How To Prevent Anaemia In Women And Children

5 min read
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Jan 17, 2024
How To Prevent Anaemia In Women And Children
Lack of sufficient healthy red blood cells or hemoglobin to deliver oxygen to the body's tissues is known as anaemia. The red blood cell protein known as hemoglobin is responsible for transporting oxygen from the lungs to every other organ in the body.
Breathlessness, weakness, and exhaustion are symptoms of anaemia. Anaemia comes in a variety of types. Every one has a unique reason. Long-term or short-term anaemia is possible. It could be minor or really serious. anaemia may indicate a more serious medical condition.
Children with severe anaemia may experience delayed cognitive and motor development. Pregnant moms may experience issues, as well as their unborn children. Poor diet, infections, long-term illnesses, heavy menstruation, problems during pregnancy, and family history can all contribute to anaemia. It is frequently brought on by low blood iron levels.
Worldwide, anaemia is thought to afflict 269 million children aged 6 to 59 months and half a billion women aged 15 to 49. Anaemia afflicted 37% (32 million) of pregnant women and 30% (539 million) of non-pregnant women aged 15 to 49 in 2019.
If anaemia is not reduced, millions of women may experience health and quality of life problems, and children's growth and education may be hampered. Anaemia is a sign of poor health and poor nutrition.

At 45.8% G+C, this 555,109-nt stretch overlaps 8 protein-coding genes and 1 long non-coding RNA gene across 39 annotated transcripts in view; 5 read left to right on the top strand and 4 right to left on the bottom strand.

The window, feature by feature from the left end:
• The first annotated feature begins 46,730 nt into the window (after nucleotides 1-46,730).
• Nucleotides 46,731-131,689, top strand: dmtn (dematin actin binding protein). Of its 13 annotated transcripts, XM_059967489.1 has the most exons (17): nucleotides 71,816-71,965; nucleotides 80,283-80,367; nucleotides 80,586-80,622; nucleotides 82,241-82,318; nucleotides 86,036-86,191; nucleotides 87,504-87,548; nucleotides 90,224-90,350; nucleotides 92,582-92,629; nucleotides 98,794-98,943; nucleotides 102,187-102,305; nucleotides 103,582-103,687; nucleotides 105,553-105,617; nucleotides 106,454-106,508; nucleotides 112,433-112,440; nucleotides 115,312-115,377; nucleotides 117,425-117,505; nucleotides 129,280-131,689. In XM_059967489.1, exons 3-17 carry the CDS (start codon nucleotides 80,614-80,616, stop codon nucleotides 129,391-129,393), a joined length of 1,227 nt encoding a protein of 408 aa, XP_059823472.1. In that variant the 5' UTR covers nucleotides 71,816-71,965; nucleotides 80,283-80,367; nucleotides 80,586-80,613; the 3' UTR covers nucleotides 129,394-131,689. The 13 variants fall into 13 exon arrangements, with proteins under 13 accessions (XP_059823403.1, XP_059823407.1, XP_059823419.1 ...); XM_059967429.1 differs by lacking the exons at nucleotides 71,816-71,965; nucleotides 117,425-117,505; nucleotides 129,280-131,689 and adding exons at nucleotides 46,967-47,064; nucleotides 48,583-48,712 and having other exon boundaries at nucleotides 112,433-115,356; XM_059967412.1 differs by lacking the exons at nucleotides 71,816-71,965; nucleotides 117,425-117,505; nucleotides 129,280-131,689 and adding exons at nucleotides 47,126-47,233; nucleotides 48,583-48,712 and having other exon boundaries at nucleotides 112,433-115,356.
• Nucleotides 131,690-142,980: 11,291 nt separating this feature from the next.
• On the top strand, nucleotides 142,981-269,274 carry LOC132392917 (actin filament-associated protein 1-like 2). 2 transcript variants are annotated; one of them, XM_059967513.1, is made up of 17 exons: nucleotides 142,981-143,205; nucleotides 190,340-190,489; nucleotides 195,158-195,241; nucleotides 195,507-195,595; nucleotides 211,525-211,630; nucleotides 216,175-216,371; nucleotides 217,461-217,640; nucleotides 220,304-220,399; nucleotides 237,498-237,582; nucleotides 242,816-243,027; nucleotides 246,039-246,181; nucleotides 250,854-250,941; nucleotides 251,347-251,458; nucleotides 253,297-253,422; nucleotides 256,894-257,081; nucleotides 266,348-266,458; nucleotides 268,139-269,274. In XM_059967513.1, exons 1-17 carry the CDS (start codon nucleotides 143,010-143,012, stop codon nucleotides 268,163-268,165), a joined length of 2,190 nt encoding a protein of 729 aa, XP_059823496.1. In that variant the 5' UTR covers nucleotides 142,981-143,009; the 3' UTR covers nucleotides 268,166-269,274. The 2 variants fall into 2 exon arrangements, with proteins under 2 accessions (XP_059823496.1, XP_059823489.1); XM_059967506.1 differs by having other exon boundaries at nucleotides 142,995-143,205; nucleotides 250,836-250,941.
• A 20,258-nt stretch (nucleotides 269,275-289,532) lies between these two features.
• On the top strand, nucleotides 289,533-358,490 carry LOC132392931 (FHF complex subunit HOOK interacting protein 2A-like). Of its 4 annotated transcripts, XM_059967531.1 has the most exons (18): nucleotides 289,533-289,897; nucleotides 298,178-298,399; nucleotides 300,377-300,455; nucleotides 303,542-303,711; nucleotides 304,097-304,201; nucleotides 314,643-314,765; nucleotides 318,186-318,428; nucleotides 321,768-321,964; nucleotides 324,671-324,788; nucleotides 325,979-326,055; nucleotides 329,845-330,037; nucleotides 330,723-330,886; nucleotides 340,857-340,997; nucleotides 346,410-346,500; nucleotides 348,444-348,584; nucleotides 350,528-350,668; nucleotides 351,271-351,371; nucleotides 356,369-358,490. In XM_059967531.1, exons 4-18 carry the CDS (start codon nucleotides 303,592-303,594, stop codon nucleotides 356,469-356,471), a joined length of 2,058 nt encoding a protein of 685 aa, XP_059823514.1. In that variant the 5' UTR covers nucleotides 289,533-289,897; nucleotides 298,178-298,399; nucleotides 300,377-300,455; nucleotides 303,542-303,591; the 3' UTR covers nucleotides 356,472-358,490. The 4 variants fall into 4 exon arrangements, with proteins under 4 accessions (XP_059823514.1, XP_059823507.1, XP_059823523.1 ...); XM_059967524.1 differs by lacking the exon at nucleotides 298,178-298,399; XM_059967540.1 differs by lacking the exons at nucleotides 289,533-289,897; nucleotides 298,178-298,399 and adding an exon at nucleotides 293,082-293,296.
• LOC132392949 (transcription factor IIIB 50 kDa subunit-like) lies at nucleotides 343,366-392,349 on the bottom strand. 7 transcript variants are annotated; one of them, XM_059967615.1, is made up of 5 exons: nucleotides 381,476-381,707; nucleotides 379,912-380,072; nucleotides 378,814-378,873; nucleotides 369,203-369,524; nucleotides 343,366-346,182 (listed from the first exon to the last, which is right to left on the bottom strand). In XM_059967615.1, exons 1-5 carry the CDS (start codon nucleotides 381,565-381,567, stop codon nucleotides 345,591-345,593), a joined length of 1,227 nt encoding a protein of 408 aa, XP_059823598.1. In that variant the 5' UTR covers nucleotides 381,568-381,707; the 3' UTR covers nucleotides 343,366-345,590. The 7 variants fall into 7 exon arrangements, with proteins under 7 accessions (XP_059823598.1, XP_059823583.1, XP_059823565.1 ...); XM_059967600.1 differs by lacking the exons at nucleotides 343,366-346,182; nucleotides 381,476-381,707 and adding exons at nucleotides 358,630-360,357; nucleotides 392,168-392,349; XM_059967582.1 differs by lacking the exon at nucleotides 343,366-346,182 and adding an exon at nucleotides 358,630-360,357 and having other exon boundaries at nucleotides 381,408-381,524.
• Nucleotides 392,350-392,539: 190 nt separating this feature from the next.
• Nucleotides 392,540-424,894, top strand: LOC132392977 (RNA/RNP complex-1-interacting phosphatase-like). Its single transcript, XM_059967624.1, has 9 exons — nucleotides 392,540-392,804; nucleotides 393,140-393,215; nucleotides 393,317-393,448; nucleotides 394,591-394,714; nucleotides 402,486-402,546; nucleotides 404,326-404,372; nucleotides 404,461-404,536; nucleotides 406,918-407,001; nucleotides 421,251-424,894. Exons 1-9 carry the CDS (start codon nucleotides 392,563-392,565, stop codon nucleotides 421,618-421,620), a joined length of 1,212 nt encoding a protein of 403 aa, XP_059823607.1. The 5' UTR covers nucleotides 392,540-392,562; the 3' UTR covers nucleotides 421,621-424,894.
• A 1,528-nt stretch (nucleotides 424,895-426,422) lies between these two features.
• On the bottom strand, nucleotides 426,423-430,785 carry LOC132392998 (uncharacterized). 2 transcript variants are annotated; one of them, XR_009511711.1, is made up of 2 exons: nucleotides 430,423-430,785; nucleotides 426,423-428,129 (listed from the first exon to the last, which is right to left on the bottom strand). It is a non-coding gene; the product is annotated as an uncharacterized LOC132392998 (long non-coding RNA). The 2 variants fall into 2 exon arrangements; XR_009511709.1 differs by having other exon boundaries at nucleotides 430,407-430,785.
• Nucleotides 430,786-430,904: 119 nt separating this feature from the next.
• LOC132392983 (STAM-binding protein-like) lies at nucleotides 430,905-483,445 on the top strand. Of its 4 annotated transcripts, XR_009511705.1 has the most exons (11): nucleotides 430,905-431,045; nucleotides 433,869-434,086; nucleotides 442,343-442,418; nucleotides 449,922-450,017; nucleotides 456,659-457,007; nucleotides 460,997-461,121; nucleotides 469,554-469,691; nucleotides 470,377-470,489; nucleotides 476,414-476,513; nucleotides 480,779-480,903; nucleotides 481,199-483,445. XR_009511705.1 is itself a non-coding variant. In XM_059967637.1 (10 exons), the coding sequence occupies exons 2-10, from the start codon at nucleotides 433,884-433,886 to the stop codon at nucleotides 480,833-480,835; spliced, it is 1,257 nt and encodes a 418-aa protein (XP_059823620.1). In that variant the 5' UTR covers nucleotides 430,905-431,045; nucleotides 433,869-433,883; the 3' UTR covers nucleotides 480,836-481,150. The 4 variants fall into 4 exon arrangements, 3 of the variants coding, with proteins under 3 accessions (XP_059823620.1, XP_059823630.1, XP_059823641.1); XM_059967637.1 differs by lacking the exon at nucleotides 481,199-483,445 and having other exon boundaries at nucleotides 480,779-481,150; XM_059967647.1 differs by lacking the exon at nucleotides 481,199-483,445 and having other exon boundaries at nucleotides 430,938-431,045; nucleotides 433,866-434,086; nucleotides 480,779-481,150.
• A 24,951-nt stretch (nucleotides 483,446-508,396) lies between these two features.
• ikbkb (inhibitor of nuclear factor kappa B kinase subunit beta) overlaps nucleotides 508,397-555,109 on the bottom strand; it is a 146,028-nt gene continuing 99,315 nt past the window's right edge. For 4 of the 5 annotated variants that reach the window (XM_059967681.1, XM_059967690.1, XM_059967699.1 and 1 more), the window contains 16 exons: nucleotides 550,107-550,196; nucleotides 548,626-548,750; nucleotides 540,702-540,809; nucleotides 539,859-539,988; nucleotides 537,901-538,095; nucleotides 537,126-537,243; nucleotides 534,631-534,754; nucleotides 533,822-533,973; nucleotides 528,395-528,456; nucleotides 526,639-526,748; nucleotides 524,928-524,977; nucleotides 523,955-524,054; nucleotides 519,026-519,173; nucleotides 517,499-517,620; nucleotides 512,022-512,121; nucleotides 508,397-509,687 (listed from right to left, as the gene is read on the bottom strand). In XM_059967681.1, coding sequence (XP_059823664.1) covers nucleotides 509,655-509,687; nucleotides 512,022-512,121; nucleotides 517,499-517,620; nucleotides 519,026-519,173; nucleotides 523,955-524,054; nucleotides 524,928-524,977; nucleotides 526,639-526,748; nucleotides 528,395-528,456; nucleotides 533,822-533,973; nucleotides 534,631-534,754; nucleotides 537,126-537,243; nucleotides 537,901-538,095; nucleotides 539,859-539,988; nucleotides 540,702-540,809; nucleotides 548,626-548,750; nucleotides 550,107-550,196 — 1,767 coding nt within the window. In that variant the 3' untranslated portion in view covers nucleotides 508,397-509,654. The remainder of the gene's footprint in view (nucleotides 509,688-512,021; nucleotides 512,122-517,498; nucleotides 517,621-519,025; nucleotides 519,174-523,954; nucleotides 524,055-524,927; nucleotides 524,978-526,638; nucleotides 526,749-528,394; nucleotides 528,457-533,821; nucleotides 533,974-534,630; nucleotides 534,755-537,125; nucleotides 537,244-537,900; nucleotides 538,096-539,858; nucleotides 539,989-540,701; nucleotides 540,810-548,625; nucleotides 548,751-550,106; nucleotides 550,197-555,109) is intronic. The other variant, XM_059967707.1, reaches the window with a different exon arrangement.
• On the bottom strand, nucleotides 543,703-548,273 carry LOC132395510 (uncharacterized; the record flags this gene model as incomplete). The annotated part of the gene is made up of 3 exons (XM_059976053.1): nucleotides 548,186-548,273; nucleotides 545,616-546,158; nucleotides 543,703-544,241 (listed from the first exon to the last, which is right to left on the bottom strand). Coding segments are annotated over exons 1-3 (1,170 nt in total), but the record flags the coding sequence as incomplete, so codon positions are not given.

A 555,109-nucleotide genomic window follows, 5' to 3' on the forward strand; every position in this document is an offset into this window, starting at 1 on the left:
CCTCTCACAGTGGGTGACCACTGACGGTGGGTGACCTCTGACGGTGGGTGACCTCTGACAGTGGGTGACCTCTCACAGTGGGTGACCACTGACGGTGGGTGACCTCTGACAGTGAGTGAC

Understanding Anaemia

There are several types of anaemia. All varieties of anaemia have low or faulty red blood cell counts, but they differ in their causes, degrees of severity, and approaches to treatment.
There are generally three main types of amenia, and each can have different causes:
  • Microcytic: This refers to insufficient hemoglobin in red blood cells. The red blood cells are therefore smaller than usual.
  • Normocytic: term refers to a lack of red blood cells to meet your body's requirements. Certain chronic disorders are often accompanied by normocytic anaemia.
  • Macrocytic: This also occurs when red blood cells produced by the bone marrow are larger than usual.
A variety of forms exist for anaemia. While their symptoms are similar, their causes, therapies, and degrees of severity are not the same.
Dietary adjustments can be used to treat some anemias, such as megaloblastic anaemia. Some anemias are inherited and chronic, like sickle cell anaemia.
Age, birth order, sex, comorbidities (such as fever, diarrhea, and acute respiratory infection), malnutrition or stunting, mother education, mother age, mother's anaemia status, household affluence, and place of residence were among the risk variables for anaemia that were found.
The causes of anaemia affect the symptoms of anaemia differently. It might consist of:
  • Fatigue
  • Weakness
  • Pale skin
  • Cold hands and feet
  • Dizziness
  • Reduced immunity - more prone to infections
  • Shortness of breath

Prevention Strategies for Women and Children

Healthcare experts with certification have led these instructional programs. In an effort to increase awareness of the importance of taking prompt action, P&G Health has joined with celebrity dietician Pooja Makhija.
While acknowledging that the health sector continues to be the primary means of implementing many of the recommended treatments, the framework also suggests other society stakeholders take certain steps.